Steve Vicinanza is one of those launching a counteroffensive. About a year ago, his company, BlueWave Computing, an Atlanta-based IT consulting firm, received an infringement claim from an NPE called Project Paperless. It owns a patent on scanning paper documents directly into an e-mail attachment. The patent was issued in the late 1990s and had gone through a series of owners before passing to Project Paperless in 2011. The troll demanded that BlueWave, which has more than 100 employees, pay a one-time license fee of $1,000 per employee. But BlueWave doesn't make office equipment--it just installs it. The claim struck Vicinanza as so crazy that he ignored it.

But then Project Paperless sued him--and named 100 of Vicinanza's clients as co-defendants. The troll claimed these customers were also infringing thanks to the printers and IT networks that BlueWave had set up for them. Vicinanza could either go to court or pay the license fee, which was now double--more than $200,000.

Though his attorney advised him to pay the fee, Vicinanza didn't like the idea. "I know a lot about this stuff," he says. "I pulled their patent. I said, 'This is crap!' I'm Italian, and we know how this stuff works. It's called extortion. When people try to extort money out of me, I fight back."

Vicinanza paid a Seattle firm $5,000 to conduct a prior-art search. When he had enough ammunition, Vicinanza warned the troll that he had evidence that invalidated the patent and was going to request a reexamination. Soon after, Project Paperless dropped the suit. All told, Vicinanza estimates he spent about $50,000 on the fight, but he considers that a victory. "People kept telling me that this would cost $1 million," he says. "I got off for a fraction of the fee I would have had to pay if I had settled. And if I had settled, I would've gotten agita when I wrote that check."

Drew Curtis, founder of Fark.com, a news aggregation site, is also encouraging other entrepreneurs to fight. Curtis's company was sued in 2011 by Gooseberry Natural Resources, an NPE with a patent on a Web form used to create and send out press releases online. Fark doesn't do anything like that, but trolls don't have to prove infringement in order to file a lawsuit. "These are just attorneys who have made the decision to ruin people's lives," says Curtis. "It's capitalism at its purest and worst."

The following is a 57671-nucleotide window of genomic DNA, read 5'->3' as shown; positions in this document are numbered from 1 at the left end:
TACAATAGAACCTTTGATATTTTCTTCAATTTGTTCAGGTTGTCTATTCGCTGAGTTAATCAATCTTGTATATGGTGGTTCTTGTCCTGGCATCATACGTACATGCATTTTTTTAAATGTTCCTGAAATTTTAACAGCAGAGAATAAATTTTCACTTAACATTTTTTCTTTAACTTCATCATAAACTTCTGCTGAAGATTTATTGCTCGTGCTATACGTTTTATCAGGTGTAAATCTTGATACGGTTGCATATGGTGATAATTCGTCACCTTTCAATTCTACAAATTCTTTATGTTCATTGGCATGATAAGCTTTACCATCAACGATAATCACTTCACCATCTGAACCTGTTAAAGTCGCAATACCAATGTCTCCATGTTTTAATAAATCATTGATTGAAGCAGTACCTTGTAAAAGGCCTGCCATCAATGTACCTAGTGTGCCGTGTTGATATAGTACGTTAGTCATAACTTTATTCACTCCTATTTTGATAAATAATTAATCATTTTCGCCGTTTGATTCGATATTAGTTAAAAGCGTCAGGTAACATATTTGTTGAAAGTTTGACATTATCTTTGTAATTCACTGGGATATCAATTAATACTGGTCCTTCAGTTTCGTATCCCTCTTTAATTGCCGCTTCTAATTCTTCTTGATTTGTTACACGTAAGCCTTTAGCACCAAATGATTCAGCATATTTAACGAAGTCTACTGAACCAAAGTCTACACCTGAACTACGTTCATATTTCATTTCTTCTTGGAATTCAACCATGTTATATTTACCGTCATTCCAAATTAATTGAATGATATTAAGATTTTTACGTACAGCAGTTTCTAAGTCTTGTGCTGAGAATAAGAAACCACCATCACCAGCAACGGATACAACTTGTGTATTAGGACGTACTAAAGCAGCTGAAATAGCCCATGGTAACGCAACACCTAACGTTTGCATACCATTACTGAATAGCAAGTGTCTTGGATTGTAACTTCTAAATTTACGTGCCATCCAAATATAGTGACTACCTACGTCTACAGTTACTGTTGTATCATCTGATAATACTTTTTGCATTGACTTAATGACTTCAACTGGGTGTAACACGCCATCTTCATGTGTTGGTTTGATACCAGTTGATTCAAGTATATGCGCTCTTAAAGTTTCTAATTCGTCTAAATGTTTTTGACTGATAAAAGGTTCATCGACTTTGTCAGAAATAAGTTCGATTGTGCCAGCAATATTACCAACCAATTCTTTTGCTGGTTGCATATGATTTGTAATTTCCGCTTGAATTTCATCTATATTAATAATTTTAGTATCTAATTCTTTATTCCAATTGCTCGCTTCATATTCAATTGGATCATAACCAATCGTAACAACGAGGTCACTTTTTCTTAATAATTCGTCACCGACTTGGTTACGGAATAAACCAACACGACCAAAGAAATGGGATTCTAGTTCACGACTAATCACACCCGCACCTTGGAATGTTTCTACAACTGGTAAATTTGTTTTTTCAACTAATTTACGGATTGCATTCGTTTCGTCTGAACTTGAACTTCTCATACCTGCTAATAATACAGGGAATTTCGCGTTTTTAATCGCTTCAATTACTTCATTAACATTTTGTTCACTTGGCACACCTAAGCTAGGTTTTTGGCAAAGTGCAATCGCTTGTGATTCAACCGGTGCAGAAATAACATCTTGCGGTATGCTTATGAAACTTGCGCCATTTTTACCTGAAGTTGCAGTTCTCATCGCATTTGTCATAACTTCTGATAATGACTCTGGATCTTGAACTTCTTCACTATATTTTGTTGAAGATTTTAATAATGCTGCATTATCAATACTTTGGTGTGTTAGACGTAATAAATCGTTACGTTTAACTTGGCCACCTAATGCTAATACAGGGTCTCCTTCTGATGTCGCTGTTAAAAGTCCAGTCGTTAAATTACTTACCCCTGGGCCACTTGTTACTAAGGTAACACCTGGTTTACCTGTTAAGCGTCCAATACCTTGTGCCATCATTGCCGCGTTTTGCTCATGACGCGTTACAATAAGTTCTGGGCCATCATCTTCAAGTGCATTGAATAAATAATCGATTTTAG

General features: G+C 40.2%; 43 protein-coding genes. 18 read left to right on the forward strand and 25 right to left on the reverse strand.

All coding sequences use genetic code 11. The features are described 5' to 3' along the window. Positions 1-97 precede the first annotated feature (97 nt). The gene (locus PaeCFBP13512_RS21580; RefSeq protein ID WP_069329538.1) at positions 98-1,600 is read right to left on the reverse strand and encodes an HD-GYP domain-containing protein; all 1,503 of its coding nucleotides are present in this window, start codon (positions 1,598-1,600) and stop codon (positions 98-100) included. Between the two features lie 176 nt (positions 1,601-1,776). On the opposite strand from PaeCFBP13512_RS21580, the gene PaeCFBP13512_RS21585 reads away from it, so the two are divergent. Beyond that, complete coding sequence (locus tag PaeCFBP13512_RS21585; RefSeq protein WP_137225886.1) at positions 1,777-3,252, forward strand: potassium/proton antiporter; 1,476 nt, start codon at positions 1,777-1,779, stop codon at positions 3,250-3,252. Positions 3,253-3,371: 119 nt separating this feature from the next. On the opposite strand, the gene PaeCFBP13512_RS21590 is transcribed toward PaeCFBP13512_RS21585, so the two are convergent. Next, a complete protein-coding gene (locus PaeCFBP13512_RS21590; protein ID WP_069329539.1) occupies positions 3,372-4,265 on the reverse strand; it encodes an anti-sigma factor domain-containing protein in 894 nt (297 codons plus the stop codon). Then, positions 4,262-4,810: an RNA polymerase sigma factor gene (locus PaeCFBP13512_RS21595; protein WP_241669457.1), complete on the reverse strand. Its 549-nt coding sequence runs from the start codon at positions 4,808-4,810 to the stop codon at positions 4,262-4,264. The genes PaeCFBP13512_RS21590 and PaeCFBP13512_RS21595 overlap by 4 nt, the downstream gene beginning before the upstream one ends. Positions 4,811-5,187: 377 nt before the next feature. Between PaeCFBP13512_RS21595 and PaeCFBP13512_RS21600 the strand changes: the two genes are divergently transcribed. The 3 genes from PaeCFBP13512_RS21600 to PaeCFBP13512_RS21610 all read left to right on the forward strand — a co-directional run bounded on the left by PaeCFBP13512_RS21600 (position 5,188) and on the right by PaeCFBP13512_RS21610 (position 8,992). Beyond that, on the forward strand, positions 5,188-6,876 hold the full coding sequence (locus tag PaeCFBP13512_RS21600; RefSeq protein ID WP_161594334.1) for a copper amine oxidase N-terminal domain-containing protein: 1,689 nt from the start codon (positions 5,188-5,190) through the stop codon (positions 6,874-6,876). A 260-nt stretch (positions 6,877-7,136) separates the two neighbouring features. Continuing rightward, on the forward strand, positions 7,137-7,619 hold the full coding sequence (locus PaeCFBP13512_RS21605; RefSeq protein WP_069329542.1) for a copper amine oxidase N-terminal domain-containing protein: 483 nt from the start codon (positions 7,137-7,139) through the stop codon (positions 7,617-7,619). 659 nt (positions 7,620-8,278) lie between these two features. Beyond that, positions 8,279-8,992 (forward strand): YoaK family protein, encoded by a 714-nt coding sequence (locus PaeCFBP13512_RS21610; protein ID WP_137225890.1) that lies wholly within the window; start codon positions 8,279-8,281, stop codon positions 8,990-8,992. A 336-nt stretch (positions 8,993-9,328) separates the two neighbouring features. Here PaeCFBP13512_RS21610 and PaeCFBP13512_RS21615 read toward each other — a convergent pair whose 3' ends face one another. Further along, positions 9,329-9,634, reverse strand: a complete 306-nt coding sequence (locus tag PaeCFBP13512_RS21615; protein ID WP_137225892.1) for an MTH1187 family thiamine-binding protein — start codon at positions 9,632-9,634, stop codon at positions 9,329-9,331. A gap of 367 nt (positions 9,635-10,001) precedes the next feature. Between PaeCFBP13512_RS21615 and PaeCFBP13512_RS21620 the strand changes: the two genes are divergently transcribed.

Many other companies, including AOL, Yahoo, and Digg, also got hit with the suit. Curtis refused to pay up. "I was the only guy in the lawsuit that wasn't a conglomerate or venture-cap-backed company, guys who had war chests," says Curtis, who spoke about his experience at a TED Conference this year. "And I was the only guy that fought it." After Curtis made several discovery requests--asking Gooseberry to provide, for example, screenshots demonstrating Fark.com's violation of the patent--the troll offered to settle. Curtis refused to sign a nondisclosure agreement or pay a settlement fee. To his surprise, the troll backed down. (Curtis won't divulge how much it cost him to wage this war. He will say only that he got outstanding American Express points paying his legal fees with his credit card.)

Friedland, of Build.com, has also begun taking a stand. When he made it clear he was ready for a fight, the majority of the trolls backed down, he says. But a few sued. Friedland started calling other defendants, most of which were not direct competitors, and asking them to join with him and share resources. "I would tell them that we have mutual interest," says Friedland. "And that if we work together, we can get it resolved in the best way possible for all of us. As a group, we are stronger than as individuals." For one suit, Friedland managed to persuade all the co-defendants to fight, even though many initially wanted to settle. The case is still ongoing, and there are more battles ahead: Friedland is still involved in six other disputes and continues to get new infringement notices from other patent trolls. For him, the long-term answer is changing the patent law. (He would like to see the life of a software patent reduced from 20 years to two years and patent rights go only to the original inventor or company that commercializes the invention.) Until that happens, he encourages companies to reject the nondisclosure agreements that trolls routinely insist upon as a condition of settlement. Instead, he says, companies need to share their experiences with one another. "It's like being an abuse victim," he says. "If you don't talk, you perpetuate it."  

 

-- Story updated on Feb. 14, 2013.

 

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Last updated: Dec 13, 2012

KRIS FRIESWICK | Staff Writer

Kris Frieswick is senior editor at Inc. She is an award-winning journalist and editor whose work has appeared in a wide variety of national publications, including The Wall Street Journal, The Economist, The Boston Globe Magazine, Departures, and Hemispheres.